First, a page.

The national parks’ towering sequoias have thrived for thousands of years. Can they survive climate change?
Who doesn’t love a good mystery? Stand amidst a grove of sequoias, the largest trees on Earth, and you’ll notice the shade, the peace, and the contemplative silence of other visitors. But you may also notice another novelty: the confounding inability to wrap your mind around the scale and age of these 20-story-tall plants.
Sequoias fascinate us simply because as living things, they surpass our understanding in more ways than almost anything else,” says Bill Tweed, the former chief naturalist of Sequoia and Kings Canyon National Parks and author of Challenge of the Big Trees. “They grow so much larger than we do. They live so much longer than we do. They are so much more resilient than we are. They just appeal to human nature in a very fundamental way.”
Over centuries, these trees have weathered blizzards and droughts, thunderstorms and forest fires. Despite their longevity, however, giant sequoias will encounter novel challenges this century. Climate change will present a number of new threats, as fires grow more severe and winter snowpack diminishes. Scientists are working to understand how this mysterious species will respond, but many are concerned that the groves won’t be able to adapt quickly enough.
“It’s highly probable we’ll see lots of tree die-off,” says Nate Stephenson, an ecologist at U.S. Geological Survey’s Sequoia and Kings Canyon Field Station. “Animals can migrate by walking or flying. How do trees migrate? Well, they die in one place and have to reestablish in another.”
Giant sequoias currently grow in a narrow belt of the Sierra Nevada in nearly 80 groves, many of which are protected by Yosemite, Sequoia, and Kings Canyon National Parks. These giants top 300 feet in height, live more than 3,000 years, and, according to recent research, put on a greater mass of wood each year.
Already, the tree species that surround sequoia groves are showing signs of stress under climatic changes. Research led by Stephenson, which evaluated 18,000 trees over about 20 years, found that the firs and pines of the Sierra Nevada have been dying at higher rates—and that the increase in mortality is linked to rising temperatures.
Scientists believe that if temperatures rise as much as projected in California—between three and nine degrees over the next century—sequoias will be threatened, and seedlings would struggle to establish themselves at all.
Young sequoias thrive in environments that are moist but see frequent, mild ground fires. One projected effect of global warming is that the mountains’ deep snowpack—a critical reservoir for these giant trees—will melt sooner in the spring, meaning that the groves will need to subsist on less water for longer. A drought of only two years can kill new seedlings.
Forest fire patterns also could change. Already, a 100-year history of fire suppression has allowed small plants to grow rampant in American forests, acting as kindling for an increasing number of large, destructive blazes. Mature sequoias can bounce back from fires, even when more than 95 percent of their canopies are scorched; seedlings, however, are wiped out. Under prolonged fire conditions, it could be difficult for any seedlings to grow successfully.
Much is still unknown about how mature sequoias will react in the face of environmental changes—and when. Researchers from Humboldt State University and the University of California–Berkeley are looking for answers with a landmark study of coastal redwoods and sequoias. The team surveyed 16 plots in state and national parks, recorded baseline data on the trees, and established climate-monitoring stations in canopies.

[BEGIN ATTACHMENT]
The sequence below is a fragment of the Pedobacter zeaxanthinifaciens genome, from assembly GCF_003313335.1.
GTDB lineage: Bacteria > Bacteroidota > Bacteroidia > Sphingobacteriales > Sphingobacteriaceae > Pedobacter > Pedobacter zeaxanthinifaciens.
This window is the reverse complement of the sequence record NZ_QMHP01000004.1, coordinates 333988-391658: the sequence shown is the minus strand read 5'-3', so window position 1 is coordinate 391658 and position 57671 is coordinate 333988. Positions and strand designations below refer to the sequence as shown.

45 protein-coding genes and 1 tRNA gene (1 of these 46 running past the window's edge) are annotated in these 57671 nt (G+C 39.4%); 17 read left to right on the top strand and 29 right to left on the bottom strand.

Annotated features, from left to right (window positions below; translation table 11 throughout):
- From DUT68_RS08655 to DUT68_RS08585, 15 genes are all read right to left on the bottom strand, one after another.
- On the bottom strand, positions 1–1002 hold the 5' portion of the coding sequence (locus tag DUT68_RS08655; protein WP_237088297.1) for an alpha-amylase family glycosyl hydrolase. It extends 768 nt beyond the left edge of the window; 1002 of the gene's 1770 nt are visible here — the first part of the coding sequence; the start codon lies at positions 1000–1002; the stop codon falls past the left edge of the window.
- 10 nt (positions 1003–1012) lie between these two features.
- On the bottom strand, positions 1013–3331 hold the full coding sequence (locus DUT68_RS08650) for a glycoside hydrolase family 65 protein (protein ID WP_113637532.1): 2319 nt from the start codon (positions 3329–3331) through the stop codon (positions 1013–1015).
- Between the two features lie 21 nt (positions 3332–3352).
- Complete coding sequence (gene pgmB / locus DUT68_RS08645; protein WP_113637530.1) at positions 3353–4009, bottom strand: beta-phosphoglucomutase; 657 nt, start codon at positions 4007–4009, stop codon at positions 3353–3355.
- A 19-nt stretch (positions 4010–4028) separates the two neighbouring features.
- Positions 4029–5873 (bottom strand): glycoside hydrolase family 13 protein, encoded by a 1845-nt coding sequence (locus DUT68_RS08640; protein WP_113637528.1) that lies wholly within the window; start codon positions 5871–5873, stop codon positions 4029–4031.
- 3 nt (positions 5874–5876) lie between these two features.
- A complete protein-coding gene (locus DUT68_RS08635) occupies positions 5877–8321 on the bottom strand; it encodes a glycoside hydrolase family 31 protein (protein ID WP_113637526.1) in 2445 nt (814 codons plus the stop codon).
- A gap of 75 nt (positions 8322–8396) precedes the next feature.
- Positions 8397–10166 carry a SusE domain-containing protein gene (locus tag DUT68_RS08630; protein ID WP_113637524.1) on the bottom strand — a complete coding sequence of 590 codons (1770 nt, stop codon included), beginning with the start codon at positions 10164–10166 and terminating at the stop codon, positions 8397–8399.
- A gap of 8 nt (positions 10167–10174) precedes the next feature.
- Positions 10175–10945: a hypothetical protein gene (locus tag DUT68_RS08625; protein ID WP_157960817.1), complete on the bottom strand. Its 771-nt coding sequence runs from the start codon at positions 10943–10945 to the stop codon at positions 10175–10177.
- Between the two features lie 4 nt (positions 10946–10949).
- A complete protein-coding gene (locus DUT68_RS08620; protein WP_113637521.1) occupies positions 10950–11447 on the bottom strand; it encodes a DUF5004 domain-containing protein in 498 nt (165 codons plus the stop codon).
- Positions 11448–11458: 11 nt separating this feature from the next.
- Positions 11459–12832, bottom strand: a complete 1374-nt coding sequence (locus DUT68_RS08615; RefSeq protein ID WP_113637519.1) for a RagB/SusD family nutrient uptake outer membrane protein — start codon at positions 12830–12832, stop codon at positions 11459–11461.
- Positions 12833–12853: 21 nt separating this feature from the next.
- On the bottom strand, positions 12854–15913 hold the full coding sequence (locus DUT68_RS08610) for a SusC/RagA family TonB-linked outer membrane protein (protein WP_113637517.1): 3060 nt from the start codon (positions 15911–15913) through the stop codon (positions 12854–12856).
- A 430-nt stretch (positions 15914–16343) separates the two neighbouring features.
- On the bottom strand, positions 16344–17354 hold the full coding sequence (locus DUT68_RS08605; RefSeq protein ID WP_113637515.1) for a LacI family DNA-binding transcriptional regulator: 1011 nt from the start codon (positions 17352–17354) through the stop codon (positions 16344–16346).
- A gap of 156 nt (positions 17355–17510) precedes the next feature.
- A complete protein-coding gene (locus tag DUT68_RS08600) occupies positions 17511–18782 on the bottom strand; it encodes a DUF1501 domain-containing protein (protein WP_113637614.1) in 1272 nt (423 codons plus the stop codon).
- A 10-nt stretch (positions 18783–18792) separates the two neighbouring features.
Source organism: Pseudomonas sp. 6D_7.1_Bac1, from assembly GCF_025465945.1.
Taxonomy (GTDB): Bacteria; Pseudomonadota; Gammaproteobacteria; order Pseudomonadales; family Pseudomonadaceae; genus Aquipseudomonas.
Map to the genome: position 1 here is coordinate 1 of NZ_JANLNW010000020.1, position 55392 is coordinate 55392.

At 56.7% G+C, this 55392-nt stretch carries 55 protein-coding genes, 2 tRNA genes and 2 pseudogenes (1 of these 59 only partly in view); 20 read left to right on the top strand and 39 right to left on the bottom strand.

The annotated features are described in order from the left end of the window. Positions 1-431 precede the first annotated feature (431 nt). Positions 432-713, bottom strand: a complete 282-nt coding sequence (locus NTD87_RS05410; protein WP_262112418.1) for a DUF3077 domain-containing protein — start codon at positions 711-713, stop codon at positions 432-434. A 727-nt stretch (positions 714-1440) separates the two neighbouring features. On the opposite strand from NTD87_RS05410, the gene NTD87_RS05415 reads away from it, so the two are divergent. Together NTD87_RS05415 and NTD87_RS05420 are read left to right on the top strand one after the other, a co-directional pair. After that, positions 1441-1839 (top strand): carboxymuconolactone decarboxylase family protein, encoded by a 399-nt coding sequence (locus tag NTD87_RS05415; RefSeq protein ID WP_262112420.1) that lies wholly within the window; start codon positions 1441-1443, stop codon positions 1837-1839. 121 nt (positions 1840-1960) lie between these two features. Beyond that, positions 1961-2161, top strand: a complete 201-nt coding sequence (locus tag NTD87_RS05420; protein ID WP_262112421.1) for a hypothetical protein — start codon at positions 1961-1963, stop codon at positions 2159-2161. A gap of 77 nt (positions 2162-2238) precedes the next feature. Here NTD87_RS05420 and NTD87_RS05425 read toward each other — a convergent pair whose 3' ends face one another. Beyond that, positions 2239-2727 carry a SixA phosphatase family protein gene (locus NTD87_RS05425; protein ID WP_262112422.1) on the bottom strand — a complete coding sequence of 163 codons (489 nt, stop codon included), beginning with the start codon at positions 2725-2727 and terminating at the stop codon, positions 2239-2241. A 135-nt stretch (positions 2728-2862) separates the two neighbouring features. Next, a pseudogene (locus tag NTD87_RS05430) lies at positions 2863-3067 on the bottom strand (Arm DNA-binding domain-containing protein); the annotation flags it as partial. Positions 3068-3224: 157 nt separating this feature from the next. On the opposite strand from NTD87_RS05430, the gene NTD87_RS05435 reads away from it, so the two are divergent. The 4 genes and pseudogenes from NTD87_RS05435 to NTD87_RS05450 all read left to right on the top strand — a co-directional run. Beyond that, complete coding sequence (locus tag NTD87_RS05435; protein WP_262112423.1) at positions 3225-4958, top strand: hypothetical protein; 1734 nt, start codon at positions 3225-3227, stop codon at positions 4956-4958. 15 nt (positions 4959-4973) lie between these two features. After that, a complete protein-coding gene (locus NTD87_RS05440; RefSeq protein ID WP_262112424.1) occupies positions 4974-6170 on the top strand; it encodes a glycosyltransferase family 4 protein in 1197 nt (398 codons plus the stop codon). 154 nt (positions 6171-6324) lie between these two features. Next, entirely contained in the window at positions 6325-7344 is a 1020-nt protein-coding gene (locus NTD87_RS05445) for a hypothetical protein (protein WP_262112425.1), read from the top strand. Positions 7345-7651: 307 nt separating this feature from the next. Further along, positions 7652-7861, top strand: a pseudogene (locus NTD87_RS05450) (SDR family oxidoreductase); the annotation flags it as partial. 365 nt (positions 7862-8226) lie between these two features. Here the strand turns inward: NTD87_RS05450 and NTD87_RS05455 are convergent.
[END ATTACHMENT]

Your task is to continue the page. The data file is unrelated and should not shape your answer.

Todd Dawson, a professor at Berkeley and a leading scientist on the study, hopes that the data collected will help conservation organizations, national parks, and legislators make management decisions to protect the species in the future. “It takes a lot of resources and energy to maintain such a massive organism,” says Dawson. “If you change the environment abruptly or in the wrong way, these really big organisms seem to be affected first. That’s why we think these trees could be a pretty important barometer for monitoring climate changes in California.”
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Other scientists, such as Stephenson, believe that mature individuals might be more resilient than pines and firs because they have survived nasty droughts and spent millennia digging their roots deep into cracks in the granite. Over their 100-million-year history, they certainly have endured a lot. Still, they have not faced the speed of change the 21st century brings.
But the Park Service is taking action. In Sequoia and Kings Canyon National Parks, fire ecologists perform prescribed burns to prevent massive forest fires and to create the bare, mineral-rich soil in which seedlings thrive. This summer, Yosemite is launching a $20-million restoration of Mariposa Grove, which will remove a parking lot, gift shop, and road so workers can restore soil and ensure that water flows through the area more naturally.
Of course, no one knows precisely what conditions this new century will bring, and it’s likely these trees still have a thing or two to teach us. “The human mind can become habituated to even the most amazing things over time,” says Tweed. “But the more time you spend with sequoias, the more fascinating and compelling they become.”
About the author
Kate Siber, a freelance writer and correspondent for Outside magazine, is based in Durango, Colorado. Her writing has appeared in National Geographic Traveler and The New York Times. She is also the author of “National Parks of the U.S.A.,” a children’s book.